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8 Common Low-Slope Roof Problems

When it comes to low-slope roof systems, the old adage that “an ounce of prevention is worth a pound of cure,” truly applies. Some of the most common low-slope roof problems relate to improper installation or lack of maintenance. An older roof will naturally experience more problems than a new roof, but with regular inspections and ongoing repairs, you can greatly extend the life and service of your roof.

Wind Damage

Inadequate flashing, open seams and adhesion failure all increase the risk of roof damage from high winds. When a forceful wind catches an open seam or loose flashing, it can cause billowing, tenting or even roof blow-off. The force of the wind can be so great that it can damage single-ply systems, even when the seams are fully intact. Once the membrane loosens from the substrate, it’s more likely to tear or puncture. While this is might be the result of an installation or maintenance issue, it can also result from the use of cold adhesives that don’t cure adequately before they are exposed to rain or high winds. Damage isn’t limited to single-ply systems; high winds can wreak havoc on other roof systems, including built-up roofs (BUR), modified bitumen (MB). An experienced contractor will engineer a system specific to the wind uplift in your area to minimize any issues in performance; a preventative maintenance program will ensure any damage is caught early enough as well.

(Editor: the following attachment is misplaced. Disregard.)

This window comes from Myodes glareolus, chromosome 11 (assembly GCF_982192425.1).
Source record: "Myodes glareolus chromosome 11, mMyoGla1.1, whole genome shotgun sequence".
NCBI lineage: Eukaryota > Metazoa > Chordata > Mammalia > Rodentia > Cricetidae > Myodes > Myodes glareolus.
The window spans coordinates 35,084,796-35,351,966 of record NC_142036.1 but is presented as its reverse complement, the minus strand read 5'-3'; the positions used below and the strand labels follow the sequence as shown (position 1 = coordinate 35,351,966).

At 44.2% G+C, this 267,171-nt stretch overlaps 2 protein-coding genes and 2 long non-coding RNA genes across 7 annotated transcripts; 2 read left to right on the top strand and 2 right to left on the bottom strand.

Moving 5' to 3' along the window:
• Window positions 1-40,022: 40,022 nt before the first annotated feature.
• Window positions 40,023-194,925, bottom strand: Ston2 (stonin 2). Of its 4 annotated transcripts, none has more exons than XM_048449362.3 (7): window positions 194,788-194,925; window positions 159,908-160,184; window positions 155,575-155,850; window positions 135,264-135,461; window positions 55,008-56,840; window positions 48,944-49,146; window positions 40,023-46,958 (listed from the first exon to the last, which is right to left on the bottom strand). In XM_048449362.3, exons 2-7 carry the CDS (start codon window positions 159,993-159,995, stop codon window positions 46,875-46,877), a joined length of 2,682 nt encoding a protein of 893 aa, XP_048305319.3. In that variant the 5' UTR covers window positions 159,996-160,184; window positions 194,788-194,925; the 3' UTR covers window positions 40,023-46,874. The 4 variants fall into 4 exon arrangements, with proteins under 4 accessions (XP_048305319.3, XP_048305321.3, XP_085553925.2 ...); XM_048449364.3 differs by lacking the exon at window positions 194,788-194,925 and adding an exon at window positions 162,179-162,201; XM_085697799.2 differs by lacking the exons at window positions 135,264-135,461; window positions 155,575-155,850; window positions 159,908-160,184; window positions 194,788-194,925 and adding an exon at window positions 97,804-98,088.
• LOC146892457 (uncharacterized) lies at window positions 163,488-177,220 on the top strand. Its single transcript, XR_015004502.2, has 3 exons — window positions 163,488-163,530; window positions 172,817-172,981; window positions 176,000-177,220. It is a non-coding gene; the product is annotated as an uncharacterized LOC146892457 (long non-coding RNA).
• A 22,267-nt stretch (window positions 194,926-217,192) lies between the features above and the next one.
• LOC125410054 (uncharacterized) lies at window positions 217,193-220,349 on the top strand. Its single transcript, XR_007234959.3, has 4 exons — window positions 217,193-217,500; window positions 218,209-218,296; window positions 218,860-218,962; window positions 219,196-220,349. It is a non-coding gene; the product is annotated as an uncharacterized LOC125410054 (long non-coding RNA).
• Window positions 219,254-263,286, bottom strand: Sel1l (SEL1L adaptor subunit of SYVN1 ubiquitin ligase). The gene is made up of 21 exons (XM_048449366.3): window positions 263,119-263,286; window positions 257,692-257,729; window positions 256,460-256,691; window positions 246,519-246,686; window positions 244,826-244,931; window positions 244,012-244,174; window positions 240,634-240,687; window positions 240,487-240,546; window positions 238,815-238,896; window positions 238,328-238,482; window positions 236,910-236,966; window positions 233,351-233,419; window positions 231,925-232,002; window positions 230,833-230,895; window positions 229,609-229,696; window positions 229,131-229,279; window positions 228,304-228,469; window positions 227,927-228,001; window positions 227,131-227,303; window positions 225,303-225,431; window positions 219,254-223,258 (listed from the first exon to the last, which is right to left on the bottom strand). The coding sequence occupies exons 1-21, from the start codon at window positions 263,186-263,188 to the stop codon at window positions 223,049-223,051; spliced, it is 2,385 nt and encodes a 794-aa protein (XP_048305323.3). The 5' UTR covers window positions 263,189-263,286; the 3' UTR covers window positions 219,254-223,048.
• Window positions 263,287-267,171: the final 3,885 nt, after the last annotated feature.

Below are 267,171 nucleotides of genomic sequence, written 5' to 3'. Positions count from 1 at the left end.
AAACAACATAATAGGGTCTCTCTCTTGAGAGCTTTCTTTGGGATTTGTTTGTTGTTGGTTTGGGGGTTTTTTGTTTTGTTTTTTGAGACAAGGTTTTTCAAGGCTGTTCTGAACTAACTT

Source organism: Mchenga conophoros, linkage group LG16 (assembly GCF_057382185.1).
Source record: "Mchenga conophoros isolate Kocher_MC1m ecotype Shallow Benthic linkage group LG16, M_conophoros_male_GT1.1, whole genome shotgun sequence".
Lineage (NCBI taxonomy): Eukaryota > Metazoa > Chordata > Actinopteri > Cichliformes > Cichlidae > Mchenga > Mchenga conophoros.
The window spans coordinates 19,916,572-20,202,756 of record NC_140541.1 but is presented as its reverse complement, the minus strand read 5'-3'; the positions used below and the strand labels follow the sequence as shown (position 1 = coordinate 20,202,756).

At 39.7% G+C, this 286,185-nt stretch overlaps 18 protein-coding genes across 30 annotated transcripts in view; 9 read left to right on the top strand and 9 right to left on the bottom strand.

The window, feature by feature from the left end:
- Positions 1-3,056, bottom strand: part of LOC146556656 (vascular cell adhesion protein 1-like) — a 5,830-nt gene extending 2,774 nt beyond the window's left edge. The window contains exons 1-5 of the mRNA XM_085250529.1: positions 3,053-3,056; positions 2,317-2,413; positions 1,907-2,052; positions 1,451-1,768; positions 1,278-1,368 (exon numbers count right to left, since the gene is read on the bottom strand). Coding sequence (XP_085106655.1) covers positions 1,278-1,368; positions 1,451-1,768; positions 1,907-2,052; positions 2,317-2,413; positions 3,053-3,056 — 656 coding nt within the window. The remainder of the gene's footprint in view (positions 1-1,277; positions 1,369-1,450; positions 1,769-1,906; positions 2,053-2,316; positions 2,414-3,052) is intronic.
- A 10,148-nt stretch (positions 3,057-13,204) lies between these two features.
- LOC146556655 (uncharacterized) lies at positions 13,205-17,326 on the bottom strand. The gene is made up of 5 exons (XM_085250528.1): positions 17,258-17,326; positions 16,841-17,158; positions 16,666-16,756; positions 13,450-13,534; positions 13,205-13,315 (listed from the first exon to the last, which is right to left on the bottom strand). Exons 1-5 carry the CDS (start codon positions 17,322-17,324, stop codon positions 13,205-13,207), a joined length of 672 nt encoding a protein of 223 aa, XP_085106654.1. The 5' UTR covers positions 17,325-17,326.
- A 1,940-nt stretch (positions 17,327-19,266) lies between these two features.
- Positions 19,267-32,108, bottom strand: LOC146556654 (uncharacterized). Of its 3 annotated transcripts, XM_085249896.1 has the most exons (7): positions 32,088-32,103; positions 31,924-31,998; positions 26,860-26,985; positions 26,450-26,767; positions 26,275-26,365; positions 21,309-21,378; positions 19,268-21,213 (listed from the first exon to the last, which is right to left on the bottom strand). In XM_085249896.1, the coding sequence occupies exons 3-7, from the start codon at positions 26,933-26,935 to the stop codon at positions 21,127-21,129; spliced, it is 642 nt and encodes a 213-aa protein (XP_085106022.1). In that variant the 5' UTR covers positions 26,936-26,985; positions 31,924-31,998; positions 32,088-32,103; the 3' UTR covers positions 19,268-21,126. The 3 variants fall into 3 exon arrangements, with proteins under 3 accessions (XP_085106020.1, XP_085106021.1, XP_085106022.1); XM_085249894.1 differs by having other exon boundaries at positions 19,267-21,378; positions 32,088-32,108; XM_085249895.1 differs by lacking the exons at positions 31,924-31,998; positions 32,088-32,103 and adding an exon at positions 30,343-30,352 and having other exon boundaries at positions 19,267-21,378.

Leaks

Of all roof problems, leaks are among the most insidious and the least welcome. Once water enters the building, it can damage inventory and contents, resulting in a major expense to the owner. Roof leaks can result from installing laps against the natural flow of water, incorrect flashing and adhesion failure at the seams. If it’s a built-up roof, the leak may occur along the flashing details. The risk of leaks increases when the roof suffers physical damage or thermal shock. With single-ply roofs, correct lapping and good seam adhesion are essential for leak prevention. Regular inspections and maintenance are essential to reduce the risk of leaks. Many contractors band-aid leaks using mostly a caulking solution. It is critical to have an experienced contractor responding to any leak concerns and managing your preventative maintenance program to get to the root of any leaking issues and address them for the long-term.

Improper Workmanship

For a quality roof, hire a knowledgeable installer. Because many common roof problems can be traced back to shoddy workmanship, you can minimize the risk of future roof problems by using an experienced roofing company. Before hiring a roofing contractor, ask for a list of recent clients and find out how long the contractor’s been in business. The best roofing companies train their workers in professional installation techniques that ensure a high quality roof. The NRCA is the industry leading association and resource you can use. Google the contractor online to see what positive and negative news may appear. Go to the top manufacturers’ websites and choose a contractor with the highest manufacturer quality status. Most important factors to consider are years in business, manufacturer quality status, safety rating and financial stability. If you take the time upfront to choose carefully, you will minimize the risks for leaks and other issues post-installation.

Maintenance